John Kerry’s zeal in pursuing insurgents and terrorists was second to none–in 1989, when he chaired the Senate Subcommittee on Terrorism, Narcotics, and International Operations, and the bad guys were in Latin America. The subcommittee’s report excoriated U.S. foreign-policy planners for failing to take the “drug war” seriously. Senator Kerry’s letter of transmittal cautioned, “The United States has too often in the past allowed other foreign policy objectives to interfere with the war on drugs.”
Today, Senator Kerry acknowledges that nuclear-armed terrorists are America’s “single greatest threat” (although he and Senator Edwards are rightly exercised about Afghanistan’s revived opium trade). So you have to stop and ask: Why doesn’t Senator Kerry show the same enthusiasm for the war on terror that he showed for the war on drugs?
Granted, it wasn’t all outrage at drug trafficking that motivated Senator Kerry; politics (are you shocked?) played a part. According to a Boston Globe biography of Kerry, the senator first became interested in investigating narcotics policy because of its connection to U.S. support for Nicaragua’s Contras: “[T]he US was embroiled in another anti-communist crusade in a distant land, and Kerry was determined to prevent a repeat of Vietnam.”
The Globe’s article suggests Kerry was granted leadership of the subcommittee as a consolation prize for failing to bring down Ronald Reagan’s presidency through investigations of the Iran-Contra affair. Senator Mitch McConnell, the subcommittee’s ranking Republican, told the Globe the committee was “being conducted as if it were a division of the Dukakis campaign,” trying unsuccessfully to dig up dirt on the first President Bush. Not finding anything to incriminate Bush, the subcommittee did its job and issued a report highly critical of America’s lackadaisical international narcotics efforts.
The report’s letter of transmittal thanked three members of the Foreign Relations Committee staff and four members of Kerry’s personal staff for their work, and no other staffers were mentioned. Since Senator Kerry called for the subcommittee’s formation, chaired it, and staffed it with his own people, and still brags about it as part of his Senate record, it is fair to extrapolate Kerry’s positions from his report.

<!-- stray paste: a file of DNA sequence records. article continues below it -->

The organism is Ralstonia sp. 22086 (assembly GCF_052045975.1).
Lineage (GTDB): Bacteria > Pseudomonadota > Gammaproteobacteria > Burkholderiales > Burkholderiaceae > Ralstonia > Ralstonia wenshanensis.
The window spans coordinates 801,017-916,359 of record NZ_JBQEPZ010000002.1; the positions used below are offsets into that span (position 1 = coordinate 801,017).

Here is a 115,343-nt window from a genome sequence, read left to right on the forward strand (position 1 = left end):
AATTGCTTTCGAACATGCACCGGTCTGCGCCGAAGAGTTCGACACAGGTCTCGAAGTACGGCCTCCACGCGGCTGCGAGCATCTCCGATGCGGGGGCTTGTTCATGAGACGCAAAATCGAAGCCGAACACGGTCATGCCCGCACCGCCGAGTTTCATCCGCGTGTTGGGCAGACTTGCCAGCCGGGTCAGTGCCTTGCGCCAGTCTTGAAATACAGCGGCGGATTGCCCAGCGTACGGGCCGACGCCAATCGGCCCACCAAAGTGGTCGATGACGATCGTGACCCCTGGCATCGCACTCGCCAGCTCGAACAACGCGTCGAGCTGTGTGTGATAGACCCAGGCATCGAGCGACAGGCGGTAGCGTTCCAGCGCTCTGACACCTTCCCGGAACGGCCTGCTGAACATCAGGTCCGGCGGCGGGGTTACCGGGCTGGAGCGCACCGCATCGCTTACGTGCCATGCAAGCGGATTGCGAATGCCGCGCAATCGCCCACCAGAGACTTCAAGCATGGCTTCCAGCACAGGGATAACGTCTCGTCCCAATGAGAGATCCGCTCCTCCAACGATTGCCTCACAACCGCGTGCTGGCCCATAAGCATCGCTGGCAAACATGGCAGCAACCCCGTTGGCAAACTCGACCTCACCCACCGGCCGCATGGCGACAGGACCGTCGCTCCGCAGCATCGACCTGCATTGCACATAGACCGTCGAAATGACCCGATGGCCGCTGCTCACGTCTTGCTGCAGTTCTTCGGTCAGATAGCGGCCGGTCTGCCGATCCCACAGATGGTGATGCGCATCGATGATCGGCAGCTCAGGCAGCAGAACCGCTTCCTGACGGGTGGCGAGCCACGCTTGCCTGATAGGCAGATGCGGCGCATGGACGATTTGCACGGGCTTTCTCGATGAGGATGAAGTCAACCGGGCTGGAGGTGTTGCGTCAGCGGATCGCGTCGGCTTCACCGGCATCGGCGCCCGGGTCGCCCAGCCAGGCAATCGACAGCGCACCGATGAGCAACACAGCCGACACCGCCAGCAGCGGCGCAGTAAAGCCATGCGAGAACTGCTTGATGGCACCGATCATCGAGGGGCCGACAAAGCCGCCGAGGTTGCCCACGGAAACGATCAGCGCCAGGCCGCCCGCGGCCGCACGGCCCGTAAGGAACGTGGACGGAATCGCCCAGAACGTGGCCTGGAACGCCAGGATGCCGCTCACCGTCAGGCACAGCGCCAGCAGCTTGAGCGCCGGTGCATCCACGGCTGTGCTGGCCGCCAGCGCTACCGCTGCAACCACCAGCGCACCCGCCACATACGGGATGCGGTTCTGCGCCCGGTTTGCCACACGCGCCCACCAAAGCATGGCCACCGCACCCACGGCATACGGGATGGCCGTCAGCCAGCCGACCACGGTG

The Kerry Report advocated the State Department exercise tighter control of visas from suspect countries. It also favored giving the president extraordinary powers to sanction trafficking nations, for example by prohibiting aircraft from suspect countries from landing or prohibiting ships that have stopped in their ports from unloading in the U.S. for 60 days. The report even recommended allowing the president to sanction uncooperative drug-producing countries by “denying or limiting non-immigrant visas to nationals of any such nation.”
After September 11, Senator Kerry has yet to recommend a similar crackdown on visas or vessels from nations with links to terror. During the September 30 debate, Kerry criticized President Bush for failing to inspect containers entering American ports, but for some reason he never thought to advance the same severe measures for securing our ports from nuclear weapons that he once advocated for stopping drug traffickers.
The report reveals that some of our ostensible allies in the war on drugs were less than candid about their own interests. The Bahamas, for example, retained a public-relations firm to refocus U.S. drug policy away from Caribbean interdiction. Some of Kerry’s harshest criticism is directed at U.S. attempts to preserve international alliances and goodwill at the expense of pursuing drug traffickers. Both the State Department and the intelligence community were lambasted for getting cozy with “friendly” governments like those of Panama’s Manuel Noriega, who cultivated American support even as he laundered billions for the Colombian cartels: “General Noriega represents the best example in recent U.S. foreign policy of a how a foreign leader is able to manipulate the United States to the detriment of our own interests,” states Kerry’s report.